The penultimate stage of next year’s USA Pro Challenge will end in my hometown.

Sadly, a research scientist at the Oak Ridge National Laboratory lost his life in a mountain biking fall.



Now that’s more like it. A diabetic motorist in the UK is sentenced to fifteen months in jail and banned from driving for 20 years — yes, years — for killing a cyclist after he failed to monitor his blood sugar levels.

Caught on video: A Brit bike rider confronts a motorist who nearly hit him after not clearing the ice from his windshield; the driver claimed he could see clearly, but somehow couldn’t see the cyclist.

A British bike rider feels like a pariah when his bike is attacked for taking up space on a train.

Russell Crowe takes the cast of his new movie on 30-mile bike rides to bring more energy to the set.

A Philippine priest rides over 1,100 miles to raise awareness of climate change.

Over 600 bike riders have been busted for drunk bicycling under Taiwan’s new BUI law. And fined the equivalent of a whopping $9 to $18 dollars.



A bunny gets trapped in the wheel of a mountain bike, and somehow hops away relatively unscathed; and yes, you really do need to see the photo. Former Talking Head David Byrne discusses the joys of bike riding.

And unbelievably, three Dallas cyclists are harassed by a driver who deliberately knocked one off his bike, then got out of his car and started hitting him — and not only do police issue the attacker just a minor ticket for assault, they ticket the victim for taking a beating. Thanks to Michael Eisenberg for the heads-up.


Please accept my best wishes for a very merry Christmas. And may this season bring peace and joy and bikes and love to you and all your loved ones.


Traffic deaths up nationwide in 2012, while US bike deaths increase 6.5%; plus lots of fresh bike links

The news is out, and it’s not good.

According to the National Highway Traffic Safety Administration, traffic fatalities are up for the first time in the last seven years, with 33,561 deaths in 2012, compared to 32,479 the year before.

That total includes 726 bike riders who lost their lives in 2012 — a 6.5% increase — and 49,000 injured. Pedestrians and cyclists represented 17% of traffic deaths, compared to just 13% in 2003.

Of course, it’s possible, even likely, that the increase in cycling deaths and injuries is a result of an increase in ridership, though we have no idea whether the increase is proportionate to the rise in cycling rates.

However, the increase may call into question the much-cited safety in numbers effect.


Just Ride LA has scheduled a bike race to benefit the Philippines on the 21st. Time is running out to save the Riverside-Figueroa bridge. Gary Kavanagh discusses mainstreaming bicycle lessons learned from bike-friendly Davis CA. Manhattan Beach approves sharrows, but not on Pacific. Women on Bikes’ Pedal Love project is raising funds to inspire women and girls to ride as part of their daily lives. Calabasas gets a new bike and pedestrian plan. While bike haters claim we don’t pay our fair share for the roads, Rick Risemberg points out it’s drivers who need to dig a little deeper.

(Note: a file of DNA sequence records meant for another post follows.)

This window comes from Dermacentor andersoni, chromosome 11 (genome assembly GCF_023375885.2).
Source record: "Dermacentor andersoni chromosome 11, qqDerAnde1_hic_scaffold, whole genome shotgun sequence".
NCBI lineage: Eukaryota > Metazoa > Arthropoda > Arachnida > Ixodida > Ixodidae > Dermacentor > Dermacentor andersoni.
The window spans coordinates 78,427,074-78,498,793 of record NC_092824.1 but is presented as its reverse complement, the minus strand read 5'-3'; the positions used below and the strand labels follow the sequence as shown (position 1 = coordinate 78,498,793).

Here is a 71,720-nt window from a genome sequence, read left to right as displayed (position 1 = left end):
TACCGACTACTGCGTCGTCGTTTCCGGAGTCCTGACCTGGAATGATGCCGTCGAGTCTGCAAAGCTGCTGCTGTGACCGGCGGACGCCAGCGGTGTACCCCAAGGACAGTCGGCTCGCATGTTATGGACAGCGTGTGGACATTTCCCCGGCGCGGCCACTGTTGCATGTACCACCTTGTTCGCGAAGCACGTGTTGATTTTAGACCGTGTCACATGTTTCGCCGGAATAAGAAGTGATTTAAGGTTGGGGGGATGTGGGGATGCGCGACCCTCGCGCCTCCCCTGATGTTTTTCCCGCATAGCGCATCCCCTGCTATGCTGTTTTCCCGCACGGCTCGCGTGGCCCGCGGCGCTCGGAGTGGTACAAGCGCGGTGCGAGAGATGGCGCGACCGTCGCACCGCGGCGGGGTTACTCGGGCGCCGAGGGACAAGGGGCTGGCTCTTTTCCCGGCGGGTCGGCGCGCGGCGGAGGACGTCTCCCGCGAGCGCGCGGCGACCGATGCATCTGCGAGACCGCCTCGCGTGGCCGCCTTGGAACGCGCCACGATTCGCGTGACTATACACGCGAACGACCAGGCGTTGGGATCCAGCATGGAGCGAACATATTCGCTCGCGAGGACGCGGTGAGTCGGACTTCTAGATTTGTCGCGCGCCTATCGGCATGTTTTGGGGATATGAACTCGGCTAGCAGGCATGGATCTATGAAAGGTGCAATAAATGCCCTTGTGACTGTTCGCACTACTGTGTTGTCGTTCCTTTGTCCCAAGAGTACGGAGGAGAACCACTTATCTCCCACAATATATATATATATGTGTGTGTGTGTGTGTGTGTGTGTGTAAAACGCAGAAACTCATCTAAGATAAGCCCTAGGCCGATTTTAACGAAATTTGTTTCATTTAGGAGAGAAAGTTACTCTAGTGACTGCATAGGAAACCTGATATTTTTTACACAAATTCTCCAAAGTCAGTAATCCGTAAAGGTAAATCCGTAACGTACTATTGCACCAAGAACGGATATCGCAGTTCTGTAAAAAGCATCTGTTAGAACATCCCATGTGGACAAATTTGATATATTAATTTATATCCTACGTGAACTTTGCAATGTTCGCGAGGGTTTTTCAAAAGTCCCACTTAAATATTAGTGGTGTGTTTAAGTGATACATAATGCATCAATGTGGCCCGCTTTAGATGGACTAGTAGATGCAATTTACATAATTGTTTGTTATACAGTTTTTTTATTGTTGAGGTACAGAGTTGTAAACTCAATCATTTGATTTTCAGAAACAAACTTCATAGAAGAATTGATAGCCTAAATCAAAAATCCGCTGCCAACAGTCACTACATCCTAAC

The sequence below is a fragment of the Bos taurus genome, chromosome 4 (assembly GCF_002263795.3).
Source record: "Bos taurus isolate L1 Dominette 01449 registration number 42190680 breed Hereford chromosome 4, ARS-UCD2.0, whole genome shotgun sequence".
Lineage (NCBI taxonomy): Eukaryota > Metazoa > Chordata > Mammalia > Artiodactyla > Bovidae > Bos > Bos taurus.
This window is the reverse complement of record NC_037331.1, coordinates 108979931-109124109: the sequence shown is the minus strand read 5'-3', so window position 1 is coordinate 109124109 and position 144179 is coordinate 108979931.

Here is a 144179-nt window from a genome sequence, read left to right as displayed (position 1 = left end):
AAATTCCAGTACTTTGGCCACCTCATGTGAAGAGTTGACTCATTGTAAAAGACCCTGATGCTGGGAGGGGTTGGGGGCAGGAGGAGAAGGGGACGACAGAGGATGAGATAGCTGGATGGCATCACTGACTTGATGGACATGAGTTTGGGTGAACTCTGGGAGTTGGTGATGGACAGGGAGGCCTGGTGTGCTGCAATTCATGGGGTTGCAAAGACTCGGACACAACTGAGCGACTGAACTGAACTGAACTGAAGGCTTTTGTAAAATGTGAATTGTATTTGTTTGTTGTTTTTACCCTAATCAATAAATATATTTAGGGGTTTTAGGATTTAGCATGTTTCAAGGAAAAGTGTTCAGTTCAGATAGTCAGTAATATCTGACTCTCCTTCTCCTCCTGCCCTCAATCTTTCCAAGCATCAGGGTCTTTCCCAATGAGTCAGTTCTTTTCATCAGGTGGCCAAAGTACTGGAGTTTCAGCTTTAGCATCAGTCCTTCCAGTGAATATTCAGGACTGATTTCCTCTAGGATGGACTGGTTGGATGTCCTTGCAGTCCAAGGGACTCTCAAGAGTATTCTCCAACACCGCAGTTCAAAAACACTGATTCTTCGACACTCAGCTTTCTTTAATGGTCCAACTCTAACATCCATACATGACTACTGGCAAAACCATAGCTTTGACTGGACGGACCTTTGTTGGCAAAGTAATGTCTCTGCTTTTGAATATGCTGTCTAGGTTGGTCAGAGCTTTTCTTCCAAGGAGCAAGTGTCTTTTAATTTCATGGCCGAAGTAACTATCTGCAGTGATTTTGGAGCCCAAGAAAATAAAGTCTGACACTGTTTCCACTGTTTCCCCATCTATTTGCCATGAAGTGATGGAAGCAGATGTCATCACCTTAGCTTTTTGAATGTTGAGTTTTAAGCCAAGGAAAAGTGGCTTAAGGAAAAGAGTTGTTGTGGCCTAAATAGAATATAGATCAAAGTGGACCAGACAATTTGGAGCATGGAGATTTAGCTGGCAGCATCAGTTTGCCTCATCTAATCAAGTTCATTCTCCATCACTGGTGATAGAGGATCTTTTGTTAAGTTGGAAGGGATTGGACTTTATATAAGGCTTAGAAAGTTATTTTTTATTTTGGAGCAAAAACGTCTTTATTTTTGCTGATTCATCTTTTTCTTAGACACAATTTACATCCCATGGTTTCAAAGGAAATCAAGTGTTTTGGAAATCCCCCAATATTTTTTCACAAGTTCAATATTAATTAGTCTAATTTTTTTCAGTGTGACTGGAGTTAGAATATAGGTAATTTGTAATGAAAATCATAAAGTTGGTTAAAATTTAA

The case of fallen Newport Beach cyclist Debra Deem has been referred to the Orange County DA’s office. A Corona del Mar cyclist is slightly injured in a collision on the Coast Highway, while another rider is injured in San Clemente. A San Diego driver parks his car in a bike lane, and the press blames a cyclist for running into it. Santa Barbara bike rider is injured in a train collision when he doesn’t bother to look before crossing the tracks; thanks to Danny Gamboa for the link. A road raging San Francisco driver is under arrest for intentionally running down a bike rider. San Francisco 49er players build bikes to give to kids. Chico paper says two recent fallen cyclists did everything right — then tells cyclists to obey the letter of the law to improve safety.

In a shocking display of bipartisanship, Congress members from both parties introduce the Bicycle and Pedestrian Safety Act to set separate safety targets for motorized and non-motorized transportation. Stoplights made for cars leave cyclists stuck on red. Portland infographic clearly shows bikes aren’t getting a free ride. A Utah cyclist is injured because a teenage driver couldn’t take her eyes off the pretty foliage. Driver ticketed for a fatal left cross in my hometown. The Boulder CO driver whose carelessness left ‘70s cycling legend Dale Stetina with life-threatening injuries faces charges, as well; Stetina could be out of the hospital next month. Eighty-five year old Iowa doctor still rides 100 miles a week, on skinny tires, no less. Getting it wrong: Time Magazine says Boston has finally solved bike sharing’s bike safety problem, which oddly hasn’t been a problem anywhere else. Glenn Beck, among others, urges New York’s new mayor to lose the bike lanes; better yet, let’s lose Glenn Beck and make the world a better place. Going to war over bike lanes and parking spaces in Alexandria VA.